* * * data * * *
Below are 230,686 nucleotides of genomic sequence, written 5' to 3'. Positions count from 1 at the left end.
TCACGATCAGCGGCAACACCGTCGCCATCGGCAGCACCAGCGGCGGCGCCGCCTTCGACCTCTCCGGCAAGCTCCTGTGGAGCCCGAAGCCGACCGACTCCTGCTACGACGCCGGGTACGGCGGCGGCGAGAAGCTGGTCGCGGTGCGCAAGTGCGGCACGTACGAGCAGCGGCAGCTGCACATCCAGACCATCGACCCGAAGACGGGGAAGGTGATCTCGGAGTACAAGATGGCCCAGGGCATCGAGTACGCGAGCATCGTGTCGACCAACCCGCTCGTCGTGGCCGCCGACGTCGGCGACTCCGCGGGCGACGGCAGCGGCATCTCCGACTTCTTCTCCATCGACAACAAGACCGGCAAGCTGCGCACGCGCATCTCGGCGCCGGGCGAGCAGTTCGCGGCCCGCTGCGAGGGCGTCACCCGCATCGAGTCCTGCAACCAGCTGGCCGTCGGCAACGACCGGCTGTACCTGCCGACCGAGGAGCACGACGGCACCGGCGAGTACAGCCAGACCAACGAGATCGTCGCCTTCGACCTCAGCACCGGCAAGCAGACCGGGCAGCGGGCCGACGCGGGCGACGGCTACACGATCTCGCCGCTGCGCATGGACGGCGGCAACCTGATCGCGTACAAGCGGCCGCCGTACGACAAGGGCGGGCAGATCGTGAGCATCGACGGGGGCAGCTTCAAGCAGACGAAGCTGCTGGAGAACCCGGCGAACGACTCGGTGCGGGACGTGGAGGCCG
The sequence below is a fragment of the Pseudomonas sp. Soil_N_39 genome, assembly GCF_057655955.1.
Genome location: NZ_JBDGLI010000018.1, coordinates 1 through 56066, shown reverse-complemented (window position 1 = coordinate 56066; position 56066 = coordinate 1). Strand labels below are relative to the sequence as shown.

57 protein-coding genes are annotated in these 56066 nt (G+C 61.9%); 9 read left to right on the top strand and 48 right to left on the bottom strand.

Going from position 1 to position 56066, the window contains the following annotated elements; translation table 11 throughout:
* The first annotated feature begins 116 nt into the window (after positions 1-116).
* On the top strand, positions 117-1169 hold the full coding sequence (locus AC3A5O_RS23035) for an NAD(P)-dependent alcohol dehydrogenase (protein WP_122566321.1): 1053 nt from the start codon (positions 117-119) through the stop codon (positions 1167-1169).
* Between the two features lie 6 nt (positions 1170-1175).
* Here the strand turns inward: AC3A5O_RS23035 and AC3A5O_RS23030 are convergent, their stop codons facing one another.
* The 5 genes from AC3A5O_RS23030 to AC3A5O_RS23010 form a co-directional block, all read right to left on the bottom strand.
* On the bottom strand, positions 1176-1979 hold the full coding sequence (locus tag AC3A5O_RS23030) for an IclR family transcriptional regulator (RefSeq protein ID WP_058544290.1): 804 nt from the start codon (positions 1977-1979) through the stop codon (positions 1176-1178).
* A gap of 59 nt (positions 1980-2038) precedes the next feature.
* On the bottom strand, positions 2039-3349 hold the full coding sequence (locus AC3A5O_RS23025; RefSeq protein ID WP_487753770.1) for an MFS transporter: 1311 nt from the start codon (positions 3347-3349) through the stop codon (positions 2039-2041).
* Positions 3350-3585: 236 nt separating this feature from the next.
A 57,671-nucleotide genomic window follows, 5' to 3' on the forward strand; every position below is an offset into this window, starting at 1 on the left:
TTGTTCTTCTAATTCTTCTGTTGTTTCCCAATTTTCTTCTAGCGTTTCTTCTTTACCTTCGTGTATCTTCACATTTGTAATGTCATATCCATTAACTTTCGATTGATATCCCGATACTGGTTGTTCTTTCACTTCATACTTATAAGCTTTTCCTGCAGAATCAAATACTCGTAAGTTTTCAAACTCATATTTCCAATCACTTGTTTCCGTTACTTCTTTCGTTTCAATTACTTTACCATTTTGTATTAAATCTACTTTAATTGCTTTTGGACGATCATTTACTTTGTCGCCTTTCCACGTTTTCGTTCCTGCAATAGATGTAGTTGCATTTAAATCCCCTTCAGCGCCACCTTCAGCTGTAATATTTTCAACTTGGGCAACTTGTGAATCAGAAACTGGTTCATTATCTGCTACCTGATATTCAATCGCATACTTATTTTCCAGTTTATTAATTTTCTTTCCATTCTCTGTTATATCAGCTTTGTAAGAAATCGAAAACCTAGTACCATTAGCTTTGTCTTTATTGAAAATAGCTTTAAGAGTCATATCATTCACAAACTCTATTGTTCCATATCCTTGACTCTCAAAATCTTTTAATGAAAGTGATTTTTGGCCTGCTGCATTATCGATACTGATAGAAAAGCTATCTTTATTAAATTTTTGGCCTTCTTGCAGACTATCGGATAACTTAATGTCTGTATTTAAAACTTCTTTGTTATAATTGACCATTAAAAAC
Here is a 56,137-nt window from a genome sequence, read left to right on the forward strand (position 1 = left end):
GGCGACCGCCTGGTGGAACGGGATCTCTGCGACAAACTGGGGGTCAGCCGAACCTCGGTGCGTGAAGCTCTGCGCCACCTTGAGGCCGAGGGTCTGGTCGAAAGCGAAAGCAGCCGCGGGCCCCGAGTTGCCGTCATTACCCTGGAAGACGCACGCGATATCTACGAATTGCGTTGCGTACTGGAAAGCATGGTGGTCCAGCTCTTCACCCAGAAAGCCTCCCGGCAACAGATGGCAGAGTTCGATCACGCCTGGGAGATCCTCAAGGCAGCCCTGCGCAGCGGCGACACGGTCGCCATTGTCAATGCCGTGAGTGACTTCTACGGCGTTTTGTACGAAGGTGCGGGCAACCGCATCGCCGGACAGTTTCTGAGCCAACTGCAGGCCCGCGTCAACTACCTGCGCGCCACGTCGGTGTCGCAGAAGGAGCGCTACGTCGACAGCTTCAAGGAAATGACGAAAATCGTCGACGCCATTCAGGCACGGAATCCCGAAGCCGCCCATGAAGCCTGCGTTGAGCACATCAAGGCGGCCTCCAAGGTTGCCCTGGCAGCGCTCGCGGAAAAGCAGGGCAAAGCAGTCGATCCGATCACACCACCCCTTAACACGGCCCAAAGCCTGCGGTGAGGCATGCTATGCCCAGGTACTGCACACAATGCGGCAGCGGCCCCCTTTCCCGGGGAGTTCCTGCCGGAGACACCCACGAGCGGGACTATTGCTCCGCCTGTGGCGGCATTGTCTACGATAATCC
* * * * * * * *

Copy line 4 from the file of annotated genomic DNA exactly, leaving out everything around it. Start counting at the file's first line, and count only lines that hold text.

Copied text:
Genome location: NZ_JBDGLI010000018.1, coordinates 1 through 56066, shown reverse-complemented (window position 1 = coordinate 56066; position 56066 = coordinate 1). Strand labels below are relative to the sequence as shown.